Saturday, July 26, 2008

Pentecost 10A - mustard, yeast and treasure

‘Come on’, Jesus says,  ‘Gather round and I’ll tell you a story’.  ‘Another one?’, asks a wrinkled old grandma, ‘we haven’t worked out the last lot yet!’  ‘But these are some of my best ones’, Jesus says.  ‘Ones?  How many have you got then?’  ‘A few’, Jesus admits, ‘but they’re really good.  I promise.’  So they all leave what they’re doing and gather around politely, though to tell the truth there are nets that need mending and children to be fed.

‘This is how God’s kingdom happens, says Jesus, ‘it’s like a man who finds a hidden treasure in a field’.  ‘What sort of treasure?, asks an old fisherman.  ‘I don’t know’, says Jesus.  ‘It doesn’t matter.  Old coins maybe.  Maybe someone buried them there when there were foreign armies around.’  They’re satisfied with that, these things happen from time to time in a land that’s been as fought over as theirs has.  ‘So he covers them up again and goes away and checks his bank balance’. 

‘What – so he can buy the treasure?’

‘No, so he can buy the field’

‘Well, if it isn’t his field, what’s he doing there then?  How did he find it in the first place?’

‘I don’t know’, says Jesus.  ‘You’re not supposed to analyse it, you’re just supposed to listen.   Anyway, maybe he’s just working for the farmer, doing some ploughing or something’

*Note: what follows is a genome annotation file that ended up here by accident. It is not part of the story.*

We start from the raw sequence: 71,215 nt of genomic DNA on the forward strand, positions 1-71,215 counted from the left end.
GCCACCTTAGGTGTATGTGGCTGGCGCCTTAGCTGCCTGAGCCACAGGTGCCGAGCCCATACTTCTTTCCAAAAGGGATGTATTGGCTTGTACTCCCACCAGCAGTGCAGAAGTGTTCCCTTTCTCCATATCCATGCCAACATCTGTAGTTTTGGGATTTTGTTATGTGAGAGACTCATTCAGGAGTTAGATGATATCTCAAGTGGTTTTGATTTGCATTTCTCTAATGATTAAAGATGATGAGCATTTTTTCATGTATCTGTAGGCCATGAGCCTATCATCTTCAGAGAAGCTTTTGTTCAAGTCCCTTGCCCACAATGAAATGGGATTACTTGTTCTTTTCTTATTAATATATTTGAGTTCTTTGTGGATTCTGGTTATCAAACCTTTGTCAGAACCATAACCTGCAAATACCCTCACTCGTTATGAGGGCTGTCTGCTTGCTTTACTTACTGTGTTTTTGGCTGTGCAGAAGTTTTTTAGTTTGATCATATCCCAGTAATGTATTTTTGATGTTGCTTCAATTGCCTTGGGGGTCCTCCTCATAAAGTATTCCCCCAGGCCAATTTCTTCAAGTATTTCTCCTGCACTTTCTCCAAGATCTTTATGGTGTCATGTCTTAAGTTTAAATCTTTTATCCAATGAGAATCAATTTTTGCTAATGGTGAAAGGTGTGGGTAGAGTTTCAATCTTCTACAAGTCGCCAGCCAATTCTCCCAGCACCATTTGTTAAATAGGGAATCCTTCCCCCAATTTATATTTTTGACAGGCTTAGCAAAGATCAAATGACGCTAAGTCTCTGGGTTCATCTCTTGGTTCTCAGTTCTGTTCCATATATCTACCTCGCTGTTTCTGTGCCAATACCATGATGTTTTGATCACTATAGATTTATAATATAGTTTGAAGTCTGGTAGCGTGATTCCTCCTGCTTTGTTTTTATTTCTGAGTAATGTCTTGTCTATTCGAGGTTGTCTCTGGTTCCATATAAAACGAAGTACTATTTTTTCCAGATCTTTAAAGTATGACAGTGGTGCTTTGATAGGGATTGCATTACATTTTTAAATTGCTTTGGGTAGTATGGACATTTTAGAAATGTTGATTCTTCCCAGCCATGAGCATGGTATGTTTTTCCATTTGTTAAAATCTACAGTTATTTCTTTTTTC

‘What’, says grandma, ‘the kingdom of God is like a labourer who finds something that belongs to his boss and then rips it off?  The kingdom of God’s like being sneaky and dishonest?’  Some of the men are looking a bit uncomfortable, at that.

‘What do you reckon?’, says Jesus.

One of the very best films in the 1980s was the French movie ‘Jean de Florette’.  We first meet the main character – Ugolin - after his discharge from the army, when he returns to the village of his birth to live with the old man who is his only surviving relative – Ugolin has the idea of growing tulips, and so they set about it with frightening energy – these two men are poor, their life is incredibly hard and we watch sympathetically as they tend the small plants with care and even love – but tulips are thirsty and Ugolin and his uncle soon realise they don’t have enough water – just when it looks as though their dream is doomed to failure Ugolin stumbles on a natural spring – not on their own land but on the next-door farm that has been inherited by a city slicker played by Gerard Depardieu – determined to get the rights to the water they block up the spring with a bagful of cement and watch their new neighbour breaking his heart and ruining his health carrying in water with his little donkey all through the hot summer to keep his crops watered.  Eventually Depardieu’s character dies, and Ugolin and his uncle, playing the concerned neighbours, buy the precious field at a bargain price – a few blows with a sledgehammer, the water flows again and in the last scene of the movie the tulips are magnificent.